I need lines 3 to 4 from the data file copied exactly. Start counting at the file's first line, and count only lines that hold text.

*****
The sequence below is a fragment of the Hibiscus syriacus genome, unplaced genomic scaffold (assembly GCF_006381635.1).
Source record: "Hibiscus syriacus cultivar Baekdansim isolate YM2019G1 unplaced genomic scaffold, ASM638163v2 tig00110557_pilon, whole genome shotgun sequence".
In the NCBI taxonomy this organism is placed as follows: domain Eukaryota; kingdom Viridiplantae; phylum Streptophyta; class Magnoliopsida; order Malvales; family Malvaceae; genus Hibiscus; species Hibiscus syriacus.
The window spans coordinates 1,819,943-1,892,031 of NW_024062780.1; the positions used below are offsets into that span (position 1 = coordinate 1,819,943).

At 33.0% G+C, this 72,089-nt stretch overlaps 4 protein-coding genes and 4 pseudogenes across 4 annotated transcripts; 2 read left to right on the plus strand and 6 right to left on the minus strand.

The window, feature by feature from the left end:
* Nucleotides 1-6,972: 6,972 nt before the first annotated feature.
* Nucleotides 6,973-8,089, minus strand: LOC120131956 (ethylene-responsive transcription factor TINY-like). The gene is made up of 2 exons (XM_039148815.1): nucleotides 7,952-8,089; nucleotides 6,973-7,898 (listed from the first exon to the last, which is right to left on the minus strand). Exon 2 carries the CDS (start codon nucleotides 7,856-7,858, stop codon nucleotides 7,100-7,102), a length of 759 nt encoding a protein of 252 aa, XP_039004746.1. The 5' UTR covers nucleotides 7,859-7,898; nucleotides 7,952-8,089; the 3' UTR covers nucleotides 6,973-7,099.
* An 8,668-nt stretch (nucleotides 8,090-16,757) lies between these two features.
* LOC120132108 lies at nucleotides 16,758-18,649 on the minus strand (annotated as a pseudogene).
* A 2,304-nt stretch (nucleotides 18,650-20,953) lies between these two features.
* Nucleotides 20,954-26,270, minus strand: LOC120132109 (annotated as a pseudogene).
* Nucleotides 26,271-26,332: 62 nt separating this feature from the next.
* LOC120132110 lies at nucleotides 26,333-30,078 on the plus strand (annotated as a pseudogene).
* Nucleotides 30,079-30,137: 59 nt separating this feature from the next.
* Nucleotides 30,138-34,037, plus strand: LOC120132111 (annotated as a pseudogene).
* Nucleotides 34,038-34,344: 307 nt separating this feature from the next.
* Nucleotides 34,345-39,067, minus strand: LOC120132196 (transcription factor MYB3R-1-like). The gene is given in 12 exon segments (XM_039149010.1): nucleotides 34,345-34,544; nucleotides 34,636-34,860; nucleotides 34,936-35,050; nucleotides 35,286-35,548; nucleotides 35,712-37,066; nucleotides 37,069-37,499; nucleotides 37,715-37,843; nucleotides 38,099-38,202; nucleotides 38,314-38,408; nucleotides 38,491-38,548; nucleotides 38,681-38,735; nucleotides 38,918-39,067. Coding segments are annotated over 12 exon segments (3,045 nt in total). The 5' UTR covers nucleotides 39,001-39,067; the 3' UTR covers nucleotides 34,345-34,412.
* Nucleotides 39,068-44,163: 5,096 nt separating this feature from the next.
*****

In the NCBI taxonomy this organism is placed as follows: domain Eukaryota; kingdom Viridiplantae; phylum Streptophyta; class Magnoliopsida; order Malvales; family Malvaceae; genus Hibiscus; species Hibiscus syriacus.
The window spans coordinates 1,819,943-1,892,031 of NW_024062780.1; the positions used below are offsets into that span (position 1 = coordinate 1,819,943).